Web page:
“Tech experts often speak in a language that is difficult to translate to the outside world. Because of the prevalence of information warfare, it is critical that even the least technologically-capable person understands it. It’s about discerning our mission and finding the right partners to keep training and education in information warfare at the cutting edge,” explains Woodbridge-Lewin.
Leading both civilians and military officers, Colonel Caroline is building a team that embraces diversity as a way to propel out-of-the-box thinking. At the heart of these efforts is establishing the Information Warfare Network - known as HutEighteen (Defence Gateway) - as an informal group of experts that can act as force-multipliers to engage with and enhance training and education in information warfare.
“The speed of change in information warfare is rapid. Traditional educational models can take years to develop. HutEighteen will serve as an organic, flexible network with small sprints of activity to frame education more quickly.” The end goal is to establish an Information Warfare environment with a synthetic environment to test and train, as well as a virtual environment to run artificial intelligence (AI) scenarios.
“Modern warfare has evolved beyond the traditional battlefield and now also encompasses the ‘grey zone.’ My team and I are establishing vanguard approaches to training and education by building critical relationships across industries and sectors,” says Woodbridge-Lewin.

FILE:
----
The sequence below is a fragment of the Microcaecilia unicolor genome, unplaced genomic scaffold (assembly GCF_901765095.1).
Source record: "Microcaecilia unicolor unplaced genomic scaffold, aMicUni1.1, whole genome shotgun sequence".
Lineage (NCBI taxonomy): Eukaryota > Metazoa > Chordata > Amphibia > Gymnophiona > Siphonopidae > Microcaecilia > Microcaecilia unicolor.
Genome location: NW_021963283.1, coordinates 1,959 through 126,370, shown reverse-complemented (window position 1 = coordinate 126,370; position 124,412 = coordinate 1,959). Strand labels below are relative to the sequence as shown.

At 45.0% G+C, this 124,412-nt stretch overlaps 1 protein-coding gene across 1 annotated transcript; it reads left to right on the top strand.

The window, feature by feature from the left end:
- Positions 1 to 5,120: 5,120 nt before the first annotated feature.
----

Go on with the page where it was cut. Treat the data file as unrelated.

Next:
Professor Jacqueline Akhavan, Director of Education for Cranfield Defence and Security
As a researcher in explosives, including a doctoral on polymer chemistry and a post-doctoral research contract with the renowned Martin Fleischmann, Professor Jackie Akhavan is a leading expert in polymer-bonded explosives.
She is currently the Director of Education for Cranfield Defence and Security and the Head of the Centre for Defence Chemistry at Cranfield University, an academic partner at the Defence Academy.
After previously working in industry on fibre optics and polymers, she re-joined academia teaching polymers in Shrivenham. This is where her expertise and experience were built as she first began incorporating polymers as a binding agent for firework compositions.
Because explosives are typically in powder-form, putting it in a warhead is a real challenge. “Try thinking about it like a baking analogy. In a cake, eggs bind the flour. Essentially, that’s what I do for explosives as the polymer is the binding agent,” Akhavan explains.
In the past, explosives were typically produced in large quantities, which was not only expensive, but also known for accidents. Now, new research and technologies are revolutionising explosive technology.
Prof Jackie and her team are exploring how 3D printing can replace the traditional manufacturing processes; how continuous flow nitration can be used to synthesise energetic molecules in a safer way; and if co-crystallisation can produce explosives with higher performance without compromising safety.
But Prof Jackie and her colleagues do not only work on developing new explosive technologies, they are also looking at reducing their environmental impact.
This has real world implications for assessing explosive contamination in soil and water with a view to decontaminating affected sites.
In their own ways, each of these three experts are making significant enhancements to drive forward higher education for our defence and security professionals at the Defence Academy. Each has risen to the top of their field and each is normalising what it means to be a woman in STEM.